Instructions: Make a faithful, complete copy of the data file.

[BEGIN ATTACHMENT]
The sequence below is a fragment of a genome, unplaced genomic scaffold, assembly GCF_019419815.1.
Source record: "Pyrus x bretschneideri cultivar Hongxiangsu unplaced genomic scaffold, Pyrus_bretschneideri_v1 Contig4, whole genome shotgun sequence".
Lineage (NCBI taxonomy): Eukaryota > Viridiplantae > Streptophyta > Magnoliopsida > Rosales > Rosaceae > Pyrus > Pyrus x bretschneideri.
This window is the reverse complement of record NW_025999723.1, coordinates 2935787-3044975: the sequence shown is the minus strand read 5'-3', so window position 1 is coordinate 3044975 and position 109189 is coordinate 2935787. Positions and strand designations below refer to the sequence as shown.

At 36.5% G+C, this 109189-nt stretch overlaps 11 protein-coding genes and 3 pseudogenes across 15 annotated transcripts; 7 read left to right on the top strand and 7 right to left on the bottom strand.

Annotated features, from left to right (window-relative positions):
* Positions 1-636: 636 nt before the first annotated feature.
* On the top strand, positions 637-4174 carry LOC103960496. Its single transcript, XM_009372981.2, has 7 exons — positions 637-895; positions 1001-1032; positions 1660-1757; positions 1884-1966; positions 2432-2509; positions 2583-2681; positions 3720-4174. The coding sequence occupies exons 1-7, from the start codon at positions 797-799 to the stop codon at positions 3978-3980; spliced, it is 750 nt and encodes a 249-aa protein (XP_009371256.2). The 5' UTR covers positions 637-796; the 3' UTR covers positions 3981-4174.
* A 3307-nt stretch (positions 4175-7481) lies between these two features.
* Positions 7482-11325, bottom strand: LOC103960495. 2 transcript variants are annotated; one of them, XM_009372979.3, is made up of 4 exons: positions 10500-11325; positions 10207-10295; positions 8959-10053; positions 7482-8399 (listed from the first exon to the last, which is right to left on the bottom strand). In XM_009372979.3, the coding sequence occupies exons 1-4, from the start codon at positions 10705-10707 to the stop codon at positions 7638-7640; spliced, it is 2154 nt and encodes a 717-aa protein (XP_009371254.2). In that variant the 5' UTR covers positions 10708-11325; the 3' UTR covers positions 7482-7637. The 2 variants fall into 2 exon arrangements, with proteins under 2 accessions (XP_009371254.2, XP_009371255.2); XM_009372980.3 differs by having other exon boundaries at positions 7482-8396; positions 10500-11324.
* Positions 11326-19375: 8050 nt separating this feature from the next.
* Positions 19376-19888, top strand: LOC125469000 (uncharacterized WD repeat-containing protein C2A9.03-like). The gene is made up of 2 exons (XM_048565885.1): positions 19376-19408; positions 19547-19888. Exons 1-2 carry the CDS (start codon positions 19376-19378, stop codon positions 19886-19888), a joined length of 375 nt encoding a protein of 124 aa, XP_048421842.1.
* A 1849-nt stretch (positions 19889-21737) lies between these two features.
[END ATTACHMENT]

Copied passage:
The sequence below is a fragment of a genome, unplaced genomic scaffold, assembly GCF_019419815.1.
Source record: "Pyrus x bretschneideri cultivar Hongxiangsu unplaced genomic scaffold, Pyrus_bretschneideri_v1 Contig4, whole genome shotgun sequence".
Lineage (NCBI taxonomy): Eukaryota > Viridiplantae > Streptophyta > Magnoliopsida > Rosales > Rosaceae > Pyrus > Pyrus x bretschneideri.
This window is the reverse complement of record NW_025999723.1, coordinates 2935787-3044975: the sequence shown is the minus strand read 5'-3', so window position 1 is coordinate 3044975 and position 109189 is coordinate 2935787. Positions and strand designations below refer to the sequence as shown.

At 36.5% G+C, this 109189-nt stretch overlaps 11 protein-coding genes and 3 pseudogenes across 15 annotated transcripts; 7 read left to right on the top strand and 7 right to left on the bottom strand.

Annotated features, from left to right (window-relative positions):
* Positions 1-636: 636 nt before the first annotated feature.
* On the top strand, positions 637-4174 carry LOC103960496. Its single transcript, XM_009372981.2, has 7 exons — positions 637-895; positions 1001-1032; positions 1660-1757; positions 1884-1966; positions 2432-2509; positions 2583-2681; positions 3720-4174. The coding sequence occupies exons 1-7, from the start codon at positions 797-799 to the stop codon at positions 3978-3980; spliced, it is 750 nt and encodes a 249-aa protein (XP_009371256.2). The 5' UTR covers positions 637-796; the 3' UTR covers positions 3981-4174.
* A 3307-nt stretch (positions 4175-7481) lies between these two features.
* Positions 7482-11325, bottom strand: LOC103960495. 2 transcript variants are annotated; one of them, XM_009372979.3, is made up of 4 exons: positions 10500-11325; positions 10207-10295; positions 8959-10053; positions 7482-8399 (listed from the first exon to the last, which is right to left on the bottom strand). In XM_009372979.3, the coding sequence occupies exons 1-4, from the start codon at positions 10705-10707 to the stop codon at positions 7638-7640; spliced, it is 2154 nt and encodes a 717-aa protein (XP_009371254.2). In that variant the 5' UTR covers positions 10708-11325; the 3' UTR covers positions 7482-7637. The 2 variants fall into 2 exon arrangements, with proteins under 2 accessions (XP_009371254.2, XP_009371255.2); XM_009372980.3 differs by having other exon boundaries at positions 7482-8396; positions 10500-11324.
* Positions 11326-19375: 8050 nt separating this feature from the next.
* Positions 19376-19888, top strand: LOC125469000 (uncharacterized WD repeat-containing protein C2A9.03-like). The gene is made up of 2 exons (XM_048565885.1): positions 19376-19408; positions 19547-19888. Exons 1-2 carry the CDS (start codon positions 19376-19378, stop codon positions 19886-19888), a joined length of 375 nt encoding a protein of 124 aa, XP_048421842.1.
* A 1849-nt stretch (positions 19889-21737) lies between these two features.